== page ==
As Europe and the US experience an uptick in antisemitic incidents targeting Jewish communities, Jewish groups call on the European Parliament to clearly define antisemitism
Jewish groups have called on members of the European Parliament to support the adoption of the international Holocaust Remembrance Alliance (IHRA) definition of antisemitism when it’s put to vote on Thursday.
“We fundamentally believe that the absence of accepted definitions of antisemitism in the legislation of some member states and indeed, the European Union itself, acts as a major obstacle in addressing the real security concerns of our communities and thereby preventing the efficient use of resources by governments in their primary role to protect their citizens,” wrote representatives of Jewish communities in EU Member States, led by EJC President Dr. Moshe Kantor.
The IHRA formulated the definition last May amid concerns of rising antisemitism, in an effort to clamp down on discriminatory or prejudicial behavior that might fall between the cracks due to unclear or differing definitions of antisemitism.
The IHRA definition adopted by the group’s 31 member countries reads: “Antisemitism is a certain perception of Jews, which may be expressed as hatred toward Jews. Rhetorical and physical manifestations of antisemitism are directed toward Jewish or non-Jewish individuals and/or their property, toward Jewish community institutions and religious facilities.”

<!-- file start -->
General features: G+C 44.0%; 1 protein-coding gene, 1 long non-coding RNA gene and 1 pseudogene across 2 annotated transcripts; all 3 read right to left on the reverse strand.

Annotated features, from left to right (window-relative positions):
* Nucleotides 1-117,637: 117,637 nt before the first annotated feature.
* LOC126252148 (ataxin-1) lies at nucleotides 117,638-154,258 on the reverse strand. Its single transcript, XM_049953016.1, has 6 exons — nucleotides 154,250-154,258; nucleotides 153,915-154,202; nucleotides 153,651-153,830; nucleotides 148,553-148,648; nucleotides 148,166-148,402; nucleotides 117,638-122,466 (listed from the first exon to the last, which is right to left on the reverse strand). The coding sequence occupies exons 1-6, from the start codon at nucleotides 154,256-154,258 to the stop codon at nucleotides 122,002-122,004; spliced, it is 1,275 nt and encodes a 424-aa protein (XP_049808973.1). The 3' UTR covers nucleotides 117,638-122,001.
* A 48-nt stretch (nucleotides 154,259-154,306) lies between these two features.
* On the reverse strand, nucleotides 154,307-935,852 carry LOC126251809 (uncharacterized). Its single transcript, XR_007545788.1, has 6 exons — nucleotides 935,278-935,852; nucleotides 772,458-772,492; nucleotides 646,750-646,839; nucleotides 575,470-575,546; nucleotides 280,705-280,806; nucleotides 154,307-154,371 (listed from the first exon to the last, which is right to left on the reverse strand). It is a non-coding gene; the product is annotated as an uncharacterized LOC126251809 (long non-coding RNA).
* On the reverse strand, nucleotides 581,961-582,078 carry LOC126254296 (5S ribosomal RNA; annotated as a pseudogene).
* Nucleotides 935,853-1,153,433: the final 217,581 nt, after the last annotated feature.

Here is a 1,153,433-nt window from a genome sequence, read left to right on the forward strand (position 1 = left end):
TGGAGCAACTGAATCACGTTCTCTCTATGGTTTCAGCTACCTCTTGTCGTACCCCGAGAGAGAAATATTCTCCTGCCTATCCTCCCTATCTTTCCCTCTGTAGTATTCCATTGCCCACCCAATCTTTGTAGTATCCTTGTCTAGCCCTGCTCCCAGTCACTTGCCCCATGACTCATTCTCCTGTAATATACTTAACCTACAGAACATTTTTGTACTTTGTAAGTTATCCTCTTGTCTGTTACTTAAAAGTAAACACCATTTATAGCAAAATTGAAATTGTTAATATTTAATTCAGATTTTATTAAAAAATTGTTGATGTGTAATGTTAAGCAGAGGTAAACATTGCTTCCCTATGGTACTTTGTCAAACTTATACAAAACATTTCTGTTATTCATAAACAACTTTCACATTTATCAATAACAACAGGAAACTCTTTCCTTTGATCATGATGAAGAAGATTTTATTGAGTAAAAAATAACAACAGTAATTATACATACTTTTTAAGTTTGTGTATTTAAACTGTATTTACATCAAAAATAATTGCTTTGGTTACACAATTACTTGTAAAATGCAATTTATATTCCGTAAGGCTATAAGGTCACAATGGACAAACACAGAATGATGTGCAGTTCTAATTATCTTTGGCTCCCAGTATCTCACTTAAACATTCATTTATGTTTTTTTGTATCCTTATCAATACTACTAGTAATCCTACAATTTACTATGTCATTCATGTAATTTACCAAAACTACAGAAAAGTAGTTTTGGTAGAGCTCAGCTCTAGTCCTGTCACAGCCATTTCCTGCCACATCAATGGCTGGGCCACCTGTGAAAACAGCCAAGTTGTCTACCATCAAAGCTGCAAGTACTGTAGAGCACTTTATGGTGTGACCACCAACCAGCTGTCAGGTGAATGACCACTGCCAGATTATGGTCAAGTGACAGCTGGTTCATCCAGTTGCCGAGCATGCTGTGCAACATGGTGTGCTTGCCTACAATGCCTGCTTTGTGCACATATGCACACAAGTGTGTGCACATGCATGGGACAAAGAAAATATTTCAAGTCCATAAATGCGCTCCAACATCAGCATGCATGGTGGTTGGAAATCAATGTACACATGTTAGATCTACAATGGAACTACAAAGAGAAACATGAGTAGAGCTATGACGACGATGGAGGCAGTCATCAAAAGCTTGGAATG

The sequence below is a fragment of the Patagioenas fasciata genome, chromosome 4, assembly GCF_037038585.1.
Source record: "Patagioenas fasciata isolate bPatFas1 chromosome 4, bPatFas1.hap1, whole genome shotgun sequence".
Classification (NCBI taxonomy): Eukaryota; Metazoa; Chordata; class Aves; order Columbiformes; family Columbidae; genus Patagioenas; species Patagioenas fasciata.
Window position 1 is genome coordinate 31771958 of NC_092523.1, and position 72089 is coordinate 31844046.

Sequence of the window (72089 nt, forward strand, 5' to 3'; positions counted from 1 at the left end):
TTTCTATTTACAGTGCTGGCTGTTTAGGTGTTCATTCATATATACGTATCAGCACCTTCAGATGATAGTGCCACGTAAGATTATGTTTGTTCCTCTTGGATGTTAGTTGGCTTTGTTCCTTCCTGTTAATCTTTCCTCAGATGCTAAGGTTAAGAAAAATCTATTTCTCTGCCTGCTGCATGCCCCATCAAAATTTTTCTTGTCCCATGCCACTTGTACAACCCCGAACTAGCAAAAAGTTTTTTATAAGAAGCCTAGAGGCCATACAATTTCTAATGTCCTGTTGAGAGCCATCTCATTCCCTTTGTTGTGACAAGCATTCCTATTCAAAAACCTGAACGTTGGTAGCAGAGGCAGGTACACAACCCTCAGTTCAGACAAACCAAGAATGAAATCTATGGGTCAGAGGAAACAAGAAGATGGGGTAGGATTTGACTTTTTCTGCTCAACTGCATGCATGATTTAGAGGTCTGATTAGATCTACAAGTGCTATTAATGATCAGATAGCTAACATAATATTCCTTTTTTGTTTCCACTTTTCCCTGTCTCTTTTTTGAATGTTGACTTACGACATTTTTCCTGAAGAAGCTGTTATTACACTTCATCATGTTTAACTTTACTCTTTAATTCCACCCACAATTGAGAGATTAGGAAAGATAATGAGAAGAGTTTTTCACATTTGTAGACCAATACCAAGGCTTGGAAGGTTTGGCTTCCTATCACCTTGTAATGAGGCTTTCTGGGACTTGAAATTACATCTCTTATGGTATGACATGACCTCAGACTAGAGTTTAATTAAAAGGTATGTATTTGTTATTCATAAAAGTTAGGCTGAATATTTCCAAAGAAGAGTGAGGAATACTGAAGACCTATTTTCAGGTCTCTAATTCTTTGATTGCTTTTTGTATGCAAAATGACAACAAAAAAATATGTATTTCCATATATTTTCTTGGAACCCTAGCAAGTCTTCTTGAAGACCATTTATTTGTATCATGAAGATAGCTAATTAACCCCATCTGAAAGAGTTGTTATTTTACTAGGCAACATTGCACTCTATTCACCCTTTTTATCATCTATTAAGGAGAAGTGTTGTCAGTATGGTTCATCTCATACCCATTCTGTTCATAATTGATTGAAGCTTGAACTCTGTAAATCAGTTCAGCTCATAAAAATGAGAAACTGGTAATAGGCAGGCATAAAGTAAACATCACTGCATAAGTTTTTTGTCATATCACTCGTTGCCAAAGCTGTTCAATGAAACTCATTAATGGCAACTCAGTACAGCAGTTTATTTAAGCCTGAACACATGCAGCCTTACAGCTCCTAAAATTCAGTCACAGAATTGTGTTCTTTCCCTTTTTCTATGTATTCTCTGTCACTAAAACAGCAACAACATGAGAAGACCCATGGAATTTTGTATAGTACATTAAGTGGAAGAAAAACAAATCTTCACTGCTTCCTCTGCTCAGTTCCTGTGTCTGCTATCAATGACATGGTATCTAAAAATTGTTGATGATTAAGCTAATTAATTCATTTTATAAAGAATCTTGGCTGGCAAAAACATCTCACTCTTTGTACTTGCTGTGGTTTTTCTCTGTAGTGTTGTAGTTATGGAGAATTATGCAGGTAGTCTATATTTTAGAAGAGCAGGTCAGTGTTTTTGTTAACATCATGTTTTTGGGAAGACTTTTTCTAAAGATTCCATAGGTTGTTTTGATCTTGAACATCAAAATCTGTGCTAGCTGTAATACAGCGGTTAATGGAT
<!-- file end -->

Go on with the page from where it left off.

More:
The EJC letter notes that 24 European Union states are members of the IHRA and therefore signatories to the IHRA definition.
“We believe that the affirmation by the European Parliament and the support of all its political groupings of this clear, recognised and effective tool in fighting the scourge of Antisemitism will send an important message to those in our communities concerned for their security and their fundamental rights in Europe and be a facilitator for the important measures required both at the legislative and the practical security level for all Member States to tackle antisemitism,” the signatories wrote to the MEPs
The AJC Transatlantic Institute also released a call to the MEPs on Tuesday, denying claims by critics that the definition limits free speech.
“Those who falsely claim the working definition limits freedom of expression are basically demanding the freedom to demonize Israel and to hold Jews collectively responsible for Israel’s actions, real or imagined–in other words they claim the right to engage in antisemitism,” said Daniel Schwammenthal, Director of the AJC Transatlantic Institute.
“The European Parliament has a chance and duty this Thursday to clearly reject such anti-Jewish hate speech. This is a matter of urgency as within living memory of the Holocaust, the remnants of Europe’s Jewish communities have endured a steep rise in antisemitic terrorism, attacks and incidents,” Schwammenthal added.